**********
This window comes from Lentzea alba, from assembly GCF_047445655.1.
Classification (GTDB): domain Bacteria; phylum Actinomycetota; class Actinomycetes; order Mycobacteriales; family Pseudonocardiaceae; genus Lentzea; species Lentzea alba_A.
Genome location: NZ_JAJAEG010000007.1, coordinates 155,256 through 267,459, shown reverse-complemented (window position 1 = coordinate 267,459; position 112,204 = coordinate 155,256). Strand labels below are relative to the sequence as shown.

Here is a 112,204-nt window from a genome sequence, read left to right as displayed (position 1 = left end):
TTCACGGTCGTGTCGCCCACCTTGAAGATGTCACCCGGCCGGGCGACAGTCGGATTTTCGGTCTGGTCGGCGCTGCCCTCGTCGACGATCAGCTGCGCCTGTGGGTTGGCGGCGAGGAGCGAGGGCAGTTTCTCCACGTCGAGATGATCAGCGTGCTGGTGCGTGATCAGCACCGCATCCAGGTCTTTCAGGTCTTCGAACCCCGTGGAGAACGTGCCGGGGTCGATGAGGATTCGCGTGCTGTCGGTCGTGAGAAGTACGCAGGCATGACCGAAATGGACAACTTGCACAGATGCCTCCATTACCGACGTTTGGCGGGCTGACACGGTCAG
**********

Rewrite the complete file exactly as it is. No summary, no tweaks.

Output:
This window comes from Lentzea alba, from assembly GCF_047445655.1.
Classification (GTDB): domain Bacteria; phylum Actinomycetota; class Actinomycetes; order Mycobacteriales; family Pseudonocardiaceae; genus Lentzea; species Lentzea alba_A.
Genome location: NZ_JAJAEG010000007.1, coordinates 155,256 through 267,459, shown reverse-complemented (window position 1 = coordinate 267,459; position 112,204 = coordinate 155,256). Strand labels below are relative to the sequence as shown.

Here is a 112,204-nt window from a genome sequence, read left to right as displayed (position 1 = left end):
TTCACGGTCGTGTCGCCCACCTTGAAGATGTCACCCGGCCGGGCGACAGTCGGATTTTCGGTCTGGTCGGCGCTGCCCTCGTCGACGATCAGCTGCGCCTGTGGGTTGGCGGCGAGGAGCGAGGGCAGTTTCTCCACGTCGAGATGATCAGCGTGCTGGTGCGTGATCAGCACCGCATCCAGGTCTTTCAGGTCTTCGAACCCCGTGGAGAACGTGCCGGGGTCGATGAGGATTCGCGTGCTGTCGGTCGTGAGAAGTACGCAGGCATGACCGAAATGGACAACTTGCACAGATGCCTCCATTACCGACGTTTGGCGGGCTGACACGGTCAG